Updated news on the Gambino, Genovese, Bonanno, Lucchese and Colombo Organized Crime Families of New York City.

Tuesday, July 9, 2013

New charges unveiled against the Bonanno crime family

A state racketeering indictment unsealed late Monday that charges eight men as members and associates of the Bonanno crime family suggests that the mob, despite its waning power and the government’s considerable efforts to dismantle it, can still penetrate and control unions.

The six-count indictment, which charges mob staples like the crimes of extortion, gambling and loan-sharking, accuses a Bonanno soldier and an associate of assisting in the 2010 election of another crime family associate as the president of a 1,900-member Teamsters union local on Long Island.

Among those charged was Nicholas Santora, 71, an enduring Bonanno crime family figure known as Nicky Mouth.

Mr. Santora was a central figure in the 1982 federal trial that grew out of an F.B.I. operation in which an undercover agent named Joseph Pistone penetrated the crime family by posing as a thief named Donnie Brasco, whose work was the subject of the movie of the same name.

Mr. Santora was identified in the indictment as the head of the Bonanno crime family crew whose activities are at the center of the charges. He pleaded guilty to a federal extortion charge in Brooklyn last year and was sentenced to 20 months in prison. He is serving his sentence in the Federal Correctional Institution in Loretto, Pa.

Like all of the defendants in the case, Mr. Santora was charged with enterprise corruption, the state version of the federal crime of racketeering. If convicted of enterprise corruption, each defendant faces a maximum penalty of 8⅓ to 25 years in state prison. Mr. Santora and several other defendants were also charged with second-degree grand larceny and usury. Other accusations in the 158-page indictment include the sale of drugs and weapons.

The indictment says that the associate who was elected to the union post, Nicholas Bernhard, a defendant in the case, ran the union, Local 917 of the International Brotherhood of Teamsters, for his own benefit and the benefit of the Bonanno family crew.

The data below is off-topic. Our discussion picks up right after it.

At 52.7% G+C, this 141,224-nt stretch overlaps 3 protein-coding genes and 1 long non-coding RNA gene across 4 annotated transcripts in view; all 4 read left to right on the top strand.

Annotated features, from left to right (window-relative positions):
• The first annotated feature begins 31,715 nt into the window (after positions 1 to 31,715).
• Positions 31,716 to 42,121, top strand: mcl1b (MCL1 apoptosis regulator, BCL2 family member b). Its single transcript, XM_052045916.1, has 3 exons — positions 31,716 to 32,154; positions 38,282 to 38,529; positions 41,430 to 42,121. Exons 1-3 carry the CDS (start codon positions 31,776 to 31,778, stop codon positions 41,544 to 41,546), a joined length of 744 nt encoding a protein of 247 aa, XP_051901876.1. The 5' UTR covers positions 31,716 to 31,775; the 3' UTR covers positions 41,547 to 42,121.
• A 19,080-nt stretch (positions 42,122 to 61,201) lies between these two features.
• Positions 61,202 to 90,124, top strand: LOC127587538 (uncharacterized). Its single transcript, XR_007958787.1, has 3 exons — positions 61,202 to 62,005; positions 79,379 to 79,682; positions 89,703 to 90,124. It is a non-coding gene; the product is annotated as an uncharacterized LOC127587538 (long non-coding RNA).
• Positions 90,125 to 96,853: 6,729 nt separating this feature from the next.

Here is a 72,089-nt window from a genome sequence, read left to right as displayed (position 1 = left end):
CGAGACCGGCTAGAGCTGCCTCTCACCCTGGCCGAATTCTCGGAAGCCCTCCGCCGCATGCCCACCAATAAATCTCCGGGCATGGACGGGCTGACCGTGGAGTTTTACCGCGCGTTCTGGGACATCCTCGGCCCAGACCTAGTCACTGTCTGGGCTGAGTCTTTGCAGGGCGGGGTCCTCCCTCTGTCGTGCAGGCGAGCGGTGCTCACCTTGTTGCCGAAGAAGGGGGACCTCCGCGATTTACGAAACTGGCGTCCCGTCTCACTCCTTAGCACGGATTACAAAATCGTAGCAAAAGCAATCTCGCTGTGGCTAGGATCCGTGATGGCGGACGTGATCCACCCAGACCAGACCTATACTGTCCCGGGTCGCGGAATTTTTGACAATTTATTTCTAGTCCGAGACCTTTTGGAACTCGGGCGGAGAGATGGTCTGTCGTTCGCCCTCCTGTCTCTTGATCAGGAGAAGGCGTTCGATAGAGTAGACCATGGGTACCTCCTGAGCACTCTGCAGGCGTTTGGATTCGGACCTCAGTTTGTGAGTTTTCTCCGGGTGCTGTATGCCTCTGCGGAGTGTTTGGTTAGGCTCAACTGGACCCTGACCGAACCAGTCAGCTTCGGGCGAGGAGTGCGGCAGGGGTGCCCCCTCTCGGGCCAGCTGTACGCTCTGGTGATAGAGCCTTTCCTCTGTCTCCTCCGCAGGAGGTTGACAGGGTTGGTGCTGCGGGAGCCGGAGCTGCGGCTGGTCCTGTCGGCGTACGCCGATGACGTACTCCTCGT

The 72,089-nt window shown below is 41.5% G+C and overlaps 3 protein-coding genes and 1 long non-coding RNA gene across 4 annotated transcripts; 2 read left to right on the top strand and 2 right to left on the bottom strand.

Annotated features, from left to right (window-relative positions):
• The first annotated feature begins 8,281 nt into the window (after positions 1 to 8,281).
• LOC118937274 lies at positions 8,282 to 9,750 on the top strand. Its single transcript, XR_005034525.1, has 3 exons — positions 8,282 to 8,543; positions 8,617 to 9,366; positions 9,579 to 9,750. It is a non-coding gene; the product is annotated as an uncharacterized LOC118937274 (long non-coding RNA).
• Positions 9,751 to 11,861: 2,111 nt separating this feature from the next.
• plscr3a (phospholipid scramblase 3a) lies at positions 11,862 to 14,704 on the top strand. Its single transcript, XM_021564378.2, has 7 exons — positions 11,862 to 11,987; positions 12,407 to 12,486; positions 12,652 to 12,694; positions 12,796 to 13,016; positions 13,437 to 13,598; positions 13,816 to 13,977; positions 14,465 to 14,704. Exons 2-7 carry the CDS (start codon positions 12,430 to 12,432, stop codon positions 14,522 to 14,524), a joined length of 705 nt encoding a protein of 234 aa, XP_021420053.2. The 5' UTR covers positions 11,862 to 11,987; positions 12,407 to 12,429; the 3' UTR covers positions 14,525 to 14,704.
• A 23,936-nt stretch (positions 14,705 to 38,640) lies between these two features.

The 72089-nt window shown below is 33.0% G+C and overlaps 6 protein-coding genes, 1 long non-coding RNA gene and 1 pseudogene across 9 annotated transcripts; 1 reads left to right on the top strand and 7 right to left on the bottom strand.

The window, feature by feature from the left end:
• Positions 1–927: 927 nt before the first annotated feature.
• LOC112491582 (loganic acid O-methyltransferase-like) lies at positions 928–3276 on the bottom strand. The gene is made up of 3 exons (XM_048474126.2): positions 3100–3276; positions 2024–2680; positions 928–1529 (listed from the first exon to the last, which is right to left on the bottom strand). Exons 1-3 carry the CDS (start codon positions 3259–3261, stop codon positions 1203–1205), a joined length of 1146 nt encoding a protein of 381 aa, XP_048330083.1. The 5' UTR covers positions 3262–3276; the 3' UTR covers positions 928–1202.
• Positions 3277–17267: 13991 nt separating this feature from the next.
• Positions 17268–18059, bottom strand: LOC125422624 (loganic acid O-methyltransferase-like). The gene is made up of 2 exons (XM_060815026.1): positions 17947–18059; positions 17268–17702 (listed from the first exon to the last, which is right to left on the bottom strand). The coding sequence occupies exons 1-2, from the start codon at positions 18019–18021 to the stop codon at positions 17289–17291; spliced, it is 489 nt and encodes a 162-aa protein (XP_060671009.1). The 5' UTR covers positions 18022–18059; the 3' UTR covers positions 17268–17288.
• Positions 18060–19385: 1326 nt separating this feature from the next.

Mr. Bernhard, 51, resigned from his position with the union, which represents truck drivers and parking lot and gas station workers, in the summer of 2012 after the investigation exposed his alleged involvement with the crime family and he was questioned under oath by a court-appointed monitor that oversees the Teamsters union.

The charges in the case come just two weeks after the New York F.B.I. office reduced the number of its agents working mob cases. That reduction, combined with two previous cutbacks over the last five years, left the bureau with roughly three dozen investigators working mob cases in the city, 60 percent fewer than in 2008.

The indictment charges a total of nine men — the eight accused members and associates, as well as a man who prosecutors allege worked with them — and all but one were arrested early Tuesday morning, officials said. The ninth man was being sought.

The case was brought by the rackets division in the office of the Manhattan district attorney, Cyrus R. Vance Jr., who announced the indictment at a news conference at 11:30 a.m. Tuesday.

The names of the lawyers for the defendants, most of whom were expected to be arraigned Tuesday afternoon, could not be immediately determined.

Officials at Local 917 could not be reached for comment Tuesday morning.

The indictment charges that two defendants, Vito Badamo, 50, and Anthony Santoro, 49, identified, respectively, as an acting captain and soldier, “explicitly promoted” Mr. Bernhard’s election, and that Mr. Bernhard then “deployed” another defendant, Scott O’Neill, the union’s assistant shop steward, in the crew’s loan-sharking and gambling activities.

“Members of Local 917 borrowed money and placed bets in a crew of the Bonanno Organized Crime Family’s loan-sharking and gambling operations,” the indictment said.

The indictment did not detail how Mr. Badamo and Mr. Santoro promoted Mr. Bernhard’s election, but an official briefed on the case said they made telephone calls “to each other and others about getting people they know in the union to vote for Bernhard.”



Post a Comment